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In SDNY Brooklyn State Judge Ash Wants To Preclude Proof of Professional Sanctions Faced

By Matthew Russell Lee, Patreon Alamy photos

SDNY COURTHOUSE, Dec 6 – A now suspended Brooklyn Supreme Court judge Sylvia Ash was first brought by US Marshals on October 11, 2019 to be presented in SDNY Magistrates Court on charges of obstructing the investigation of fraud at the Municipal Credit Union, where she was a board member.

  Then on November 4, 2019 she appeared with her Court Street lawyer Roger Archibald before SDNY Judge Lewis A. Kaplan. Things did not go well, see below.

On June 2, 2020 Judge Kaplan denied Ash's motion to suppress in its entirety (the 19 page Order is online), and noted this: "Archibald had an actual or potential conflict because he appeared to have been involved in the conduct charged to Ash. The involvement was as follows: On July 6, 2018 Ash, through Archibald, made an allegedly incomplete production in response to the June 18, 2018 subpoena, which had required that she produce, among other items, all correspondence with Wong and all documents regarding any items of value received from Wong or the MCU ."

 On September 1, 2021 the trial was firmly set for November 30. And on November 30 both sides belatedly unsealed motions in limine and responses regarding whether Ash came cross examine Witness-1 about providing a relative's codeine to Kam Wong of the MCA. Ash argues it goes to truthfulness - and also wants to offer evidence about the money laundering investigation into the MCU.

On December 6 Ash's lawyers told Judge Kaplan that only the day before, on Sunday, the US Attorney's Office had given them copies of newly disclosed documents concerning possible legal profession sanctions Ash faced or faces, and argued that their introduction as evidence should be precluded. Watch this site.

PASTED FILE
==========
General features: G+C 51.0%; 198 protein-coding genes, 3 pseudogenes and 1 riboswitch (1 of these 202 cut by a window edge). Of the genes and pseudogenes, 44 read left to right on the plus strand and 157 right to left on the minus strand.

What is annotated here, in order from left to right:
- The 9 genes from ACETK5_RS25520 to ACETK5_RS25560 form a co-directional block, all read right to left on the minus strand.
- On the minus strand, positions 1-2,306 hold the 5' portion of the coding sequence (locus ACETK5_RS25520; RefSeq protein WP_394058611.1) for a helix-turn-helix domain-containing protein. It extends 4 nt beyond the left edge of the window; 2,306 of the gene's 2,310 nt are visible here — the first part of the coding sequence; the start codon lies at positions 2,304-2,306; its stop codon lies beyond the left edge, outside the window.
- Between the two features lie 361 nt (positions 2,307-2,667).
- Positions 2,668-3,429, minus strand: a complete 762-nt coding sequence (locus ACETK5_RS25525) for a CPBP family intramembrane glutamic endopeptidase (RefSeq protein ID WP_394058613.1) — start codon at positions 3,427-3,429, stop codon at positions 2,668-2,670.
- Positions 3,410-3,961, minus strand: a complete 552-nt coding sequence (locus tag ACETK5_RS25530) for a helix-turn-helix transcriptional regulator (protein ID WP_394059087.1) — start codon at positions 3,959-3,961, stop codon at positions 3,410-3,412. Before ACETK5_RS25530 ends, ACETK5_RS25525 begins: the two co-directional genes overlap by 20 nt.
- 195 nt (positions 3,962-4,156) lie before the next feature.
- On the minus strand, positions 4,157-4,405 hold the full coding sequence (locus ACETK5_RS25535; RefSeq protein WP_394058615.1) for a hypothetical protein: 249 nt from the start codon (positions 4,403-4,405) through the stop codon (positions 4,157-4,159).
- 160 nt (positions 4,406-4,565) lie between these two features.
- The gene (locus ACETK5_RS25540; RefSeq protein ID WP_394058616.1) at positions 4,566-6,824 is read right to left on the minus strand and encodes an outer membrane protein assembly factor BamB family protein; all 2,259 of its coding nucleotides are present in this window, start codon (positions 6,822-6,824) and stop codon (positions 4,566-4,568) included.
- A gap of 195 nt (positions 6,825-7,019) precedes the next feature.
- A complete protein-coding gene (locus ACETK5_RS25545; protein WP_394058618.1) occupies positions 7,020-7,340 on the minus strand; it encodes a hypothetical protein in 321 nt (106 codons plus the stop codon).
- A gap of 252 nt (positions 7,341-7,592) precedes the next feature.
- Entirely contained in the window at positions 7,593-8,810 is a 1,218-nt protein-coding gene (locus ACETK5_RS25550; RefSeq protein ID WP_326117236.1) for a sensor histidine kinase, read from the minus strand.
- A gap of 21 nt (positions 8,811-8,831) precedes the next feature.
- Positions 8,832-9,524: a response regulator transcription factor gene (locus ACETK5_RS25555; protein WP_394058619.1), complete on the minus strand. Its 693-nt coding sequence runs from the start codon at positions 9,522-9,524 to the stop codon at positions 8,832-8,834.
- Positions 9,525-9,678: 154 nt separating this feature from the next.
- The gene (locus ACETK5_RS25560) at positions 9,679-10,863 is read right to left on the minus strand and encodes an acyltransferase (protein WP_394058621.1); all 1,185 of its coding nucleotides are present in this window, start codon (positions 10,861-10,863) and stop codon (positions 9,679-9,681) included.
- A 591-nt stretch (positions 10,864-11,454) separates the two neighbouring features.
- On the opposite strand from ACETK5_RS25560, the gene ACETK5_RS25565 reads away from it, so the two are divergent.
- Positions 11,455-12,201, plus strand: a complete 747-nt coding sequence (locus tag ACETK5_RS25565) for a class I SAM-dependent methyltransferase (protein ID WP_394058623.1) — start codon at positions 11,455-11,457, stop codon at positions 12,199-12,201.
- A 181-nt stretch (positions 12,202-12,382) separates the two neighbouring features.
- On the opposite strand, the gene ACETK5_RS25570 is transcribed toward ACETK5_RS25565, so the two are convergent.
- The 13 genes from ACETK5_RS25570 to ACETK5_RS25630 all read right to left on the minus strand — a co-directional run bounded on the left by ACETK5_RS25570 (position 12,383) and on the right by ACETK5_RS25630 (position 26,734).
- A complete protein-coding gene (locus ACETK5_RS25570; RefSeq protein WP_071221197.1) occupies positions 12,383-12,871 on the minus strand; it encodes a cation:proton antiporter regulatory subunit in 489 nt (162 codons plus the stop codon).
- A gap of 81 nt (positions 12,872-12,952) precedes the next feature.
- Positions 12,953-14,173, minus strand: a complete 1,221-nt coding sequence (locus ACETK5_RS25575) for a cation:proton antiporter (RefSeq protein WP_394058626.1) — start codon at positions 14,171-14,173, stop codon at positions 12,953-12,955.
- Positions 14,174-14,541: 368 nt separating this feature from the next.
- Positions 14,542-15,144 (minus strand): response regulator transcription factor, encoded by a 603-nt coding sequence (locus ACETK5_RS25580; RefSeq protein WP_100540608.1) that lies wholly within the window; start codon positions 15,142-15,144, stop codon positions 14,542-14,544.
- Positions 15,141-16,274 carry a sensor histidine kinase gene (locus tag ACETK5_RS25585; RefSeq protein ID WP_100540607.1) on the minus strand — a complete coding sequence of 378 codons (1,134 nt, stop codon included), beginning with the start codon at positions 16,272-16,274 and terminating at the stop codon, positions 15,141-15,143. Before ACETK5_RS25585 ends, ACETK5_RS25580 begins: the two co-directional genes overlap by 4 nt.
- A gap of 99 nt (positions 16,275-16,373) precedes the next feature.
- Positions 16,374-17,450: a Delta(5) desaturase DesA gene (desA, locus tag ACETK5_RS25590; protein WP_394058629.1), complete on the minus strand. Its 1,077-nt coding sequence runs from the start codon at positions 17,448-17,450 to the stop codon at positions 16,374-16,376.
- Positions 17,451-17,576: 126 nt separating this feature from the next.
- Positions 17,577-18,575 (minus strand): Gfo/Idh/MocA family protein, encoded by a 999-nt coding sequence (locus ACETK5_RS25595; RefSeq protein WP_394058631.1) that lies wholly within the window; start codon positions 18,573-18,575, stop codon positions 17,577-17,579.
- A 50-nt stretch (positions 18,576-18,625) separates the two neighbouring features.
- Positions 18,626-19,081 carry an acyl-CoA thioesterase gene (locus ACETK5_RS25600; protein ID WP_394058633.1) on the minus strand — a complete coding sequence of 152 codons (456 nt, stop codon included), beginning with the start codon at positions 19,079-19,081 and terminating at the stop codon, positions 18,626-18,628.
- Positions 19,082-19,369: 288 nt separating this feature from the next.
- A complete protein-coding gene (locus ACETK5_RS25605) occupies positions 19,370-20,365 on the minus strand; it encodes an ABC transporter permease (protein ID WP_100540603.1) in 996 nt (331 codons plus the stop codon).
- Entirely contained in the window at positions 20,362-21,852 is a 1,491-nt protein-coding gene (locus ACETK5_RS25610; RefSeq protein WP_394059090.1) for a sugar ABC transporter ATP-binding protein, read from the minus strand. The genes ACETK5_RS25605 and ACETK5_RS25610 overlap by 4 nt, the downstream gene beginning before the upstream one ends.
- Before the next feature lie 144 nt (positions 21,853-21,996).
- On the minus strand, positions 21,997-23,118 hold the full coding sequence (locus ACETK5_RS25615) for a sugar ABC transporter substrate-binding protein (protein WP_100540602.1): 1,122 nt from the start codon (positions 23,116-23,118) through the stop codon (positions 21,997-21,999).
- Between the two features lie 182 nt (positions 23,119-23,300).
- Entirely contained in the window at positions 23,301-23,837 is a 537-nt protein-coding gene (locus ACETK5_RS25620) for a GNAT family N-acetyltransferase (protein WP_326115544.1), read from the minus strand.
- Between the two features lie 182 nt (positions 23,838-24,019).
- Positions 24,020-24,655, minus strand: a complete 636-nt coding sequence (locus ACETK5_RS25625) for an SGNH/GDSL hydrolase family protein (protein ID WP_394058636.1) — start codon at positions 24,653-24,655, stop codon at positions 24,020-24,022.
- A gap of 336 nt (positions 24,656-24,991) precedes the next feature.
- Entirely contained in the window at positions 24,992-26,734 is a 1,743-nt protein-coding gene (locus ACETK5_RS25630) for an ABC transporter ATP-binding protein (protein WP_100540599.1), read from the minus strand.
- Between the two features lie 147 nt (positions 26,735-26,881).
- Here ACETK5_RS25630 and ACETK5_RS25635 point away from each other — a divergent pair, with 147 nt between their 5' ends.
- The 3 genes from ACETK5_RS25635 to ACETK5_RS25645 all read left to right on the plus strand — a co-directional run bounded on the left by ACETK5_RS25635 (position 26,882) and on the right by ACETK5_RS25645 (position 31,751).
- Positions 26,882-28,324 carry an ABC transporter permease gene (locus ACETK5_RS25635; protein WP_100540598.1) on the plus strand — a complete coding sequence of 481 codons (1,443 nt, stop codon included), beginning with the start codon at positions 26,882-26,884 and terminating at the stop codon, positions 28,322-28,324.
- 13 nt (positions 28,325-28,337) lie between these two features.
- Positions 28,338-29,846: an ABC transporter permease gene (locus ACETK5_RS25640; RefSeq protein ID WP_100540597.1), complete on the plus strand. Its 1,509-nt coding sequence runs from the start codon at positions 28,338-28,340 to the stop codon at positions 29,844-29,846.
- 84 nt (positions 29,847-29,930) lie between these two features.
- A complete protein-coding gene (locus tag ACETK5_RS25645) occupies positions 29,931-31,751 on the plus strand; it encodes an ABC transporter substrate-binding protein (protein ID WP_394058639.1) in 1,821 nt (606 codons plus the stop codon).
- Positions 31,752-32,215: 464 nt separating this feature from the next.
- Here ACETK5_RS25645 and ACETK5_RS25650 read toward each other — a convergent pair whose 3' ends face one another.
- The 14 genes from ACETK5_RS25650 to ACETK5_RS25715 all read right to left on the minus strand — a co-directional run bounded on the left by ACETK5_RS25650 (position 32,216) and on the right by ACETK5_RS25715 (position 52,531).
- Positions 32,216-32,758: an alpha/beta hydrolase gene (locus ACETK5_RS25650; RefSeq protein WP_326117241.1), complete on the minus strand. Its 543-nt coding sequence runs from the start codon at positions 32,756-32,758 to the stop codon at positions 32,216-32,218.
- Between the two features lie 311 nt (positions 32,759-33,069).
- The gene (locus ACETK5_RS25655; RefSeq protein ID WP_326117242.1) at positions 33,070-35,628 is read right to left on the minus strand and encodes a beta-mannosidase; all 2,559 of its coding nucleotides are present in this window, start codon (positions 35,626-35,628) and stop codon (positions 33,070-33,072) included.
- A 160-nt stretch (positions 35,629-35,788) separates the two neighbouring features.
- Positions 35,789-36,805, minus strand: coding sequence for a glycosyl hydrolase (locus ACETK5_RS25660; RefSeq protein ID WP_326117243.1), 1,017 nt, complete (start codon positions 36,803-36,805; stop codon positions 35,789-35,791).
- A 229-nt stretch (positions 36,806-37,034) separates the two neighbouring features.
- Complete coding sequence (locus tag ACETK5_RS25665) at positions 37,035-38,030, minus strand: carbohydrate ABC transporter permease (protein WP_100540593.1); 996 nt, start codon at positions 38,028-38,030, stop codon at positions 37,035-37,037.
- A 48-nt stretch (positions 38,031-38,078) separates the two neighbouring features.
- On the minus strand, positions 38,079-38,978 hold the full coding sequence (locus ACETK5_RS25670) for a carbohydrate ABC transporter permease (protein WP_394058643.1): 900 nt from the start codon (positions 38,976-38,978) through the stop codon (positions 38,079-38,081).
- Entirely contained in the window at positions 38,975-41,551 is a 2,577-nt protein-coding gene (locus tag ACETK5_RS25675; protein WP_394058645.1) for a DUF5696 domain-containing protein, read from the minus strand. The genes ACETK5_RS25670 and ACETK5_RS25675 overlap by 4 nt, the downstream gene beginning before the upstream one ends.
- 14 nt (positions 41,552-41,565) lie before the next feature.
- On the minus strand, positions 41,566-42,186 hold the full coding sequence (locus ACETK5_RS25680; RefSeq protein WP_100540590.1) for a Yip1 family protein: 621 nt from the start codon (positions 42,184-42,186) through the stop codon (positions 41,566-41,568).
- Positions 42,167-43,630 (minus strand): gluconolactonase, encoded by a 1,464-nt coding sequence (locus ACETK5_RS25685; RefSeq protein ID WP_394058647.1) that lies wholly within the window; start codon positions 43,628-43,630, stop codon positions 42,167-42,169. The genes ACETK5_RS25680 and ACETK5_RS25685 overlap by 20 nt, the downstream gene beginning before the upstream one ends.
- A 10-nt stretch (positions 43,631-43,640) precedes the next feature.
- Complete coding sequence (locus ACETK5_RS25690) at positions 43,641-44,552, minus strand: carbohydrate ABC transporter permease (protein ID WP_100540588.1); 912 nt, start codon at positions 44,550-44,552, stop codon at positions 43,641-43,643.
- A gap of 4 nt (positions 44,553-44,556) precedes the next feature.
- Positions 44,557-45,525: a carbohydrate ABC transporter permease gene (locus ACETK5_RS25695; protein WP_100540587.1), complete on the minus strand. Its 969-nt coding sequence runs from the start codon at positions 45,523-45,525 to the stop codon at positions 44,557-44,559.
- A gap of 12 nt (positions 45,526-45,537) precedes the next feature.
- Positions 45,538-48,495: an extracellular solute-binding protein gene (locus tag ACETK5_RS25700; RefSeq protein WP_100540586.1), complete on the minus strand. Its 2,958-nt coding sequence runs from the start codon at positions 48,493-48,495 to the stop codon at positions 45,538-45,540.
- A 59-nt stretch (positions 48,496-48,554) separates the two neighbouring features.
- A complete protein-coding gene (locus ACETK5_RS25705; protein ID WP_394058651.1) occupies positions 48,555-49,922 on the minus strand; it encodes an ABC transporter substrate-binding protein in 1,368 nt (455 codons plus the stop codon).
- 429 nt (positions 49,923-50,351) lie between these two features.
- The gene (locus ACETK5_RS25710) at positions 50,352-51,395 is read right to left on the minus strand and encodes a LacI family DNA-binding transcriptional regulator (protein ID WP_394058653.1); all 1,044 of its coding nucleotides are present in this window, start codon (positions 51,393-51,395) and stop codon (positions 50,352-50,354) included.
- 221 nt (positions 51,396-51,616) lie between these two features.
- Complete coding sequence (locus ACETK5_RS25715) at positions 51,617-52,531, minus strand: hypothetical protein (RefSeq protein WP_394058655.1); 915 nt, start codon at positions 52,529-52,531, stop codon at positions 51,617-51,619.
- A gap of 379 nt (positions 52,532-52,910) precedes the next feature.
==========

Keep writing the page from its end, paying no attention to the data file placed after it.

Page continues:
Back on October 11, 2019 after a proceeding replete with State versus Federal court and Brooklyn versus Manhattan cultural clashes, Sylvia Ash was freed on $500,000 bond with a GPS location monitoring bracelet.

  Her Court Street lawyer Roger Archibald told reporters that she must be presumed innocent, then went back into the SDNY Magistrates Court to work on the logistics of his client's release.

  The release had not been sure. Assistant US Attorney Eli Mark complained that Ash's lawyer Archibald had inaccurately told prosecutors that Ash was on her way to Africa. Then that Archibald, when he learned Ash was instead on the way to Miami, had not updated or corrected the false information.

 Archibald for his part said Ash she be released without condition, given what he called her "pedigree." SDNY Magistrate Judge Ona T. Wang quoted this back in her decision, saying that accepting that logic would mean unconditional release for any defendant with a degree.

  When Judge Wang asked Archibold to make his arguments under the applicable Federal statute under the Bail Reform Act, Archibald said he did not have a copy. Later he asked for the preliminary hearing on October 21, when the government has at least 21 days for defendants who are bailed.

   It was state versus Federal, Brooklyn versus Manhattan....



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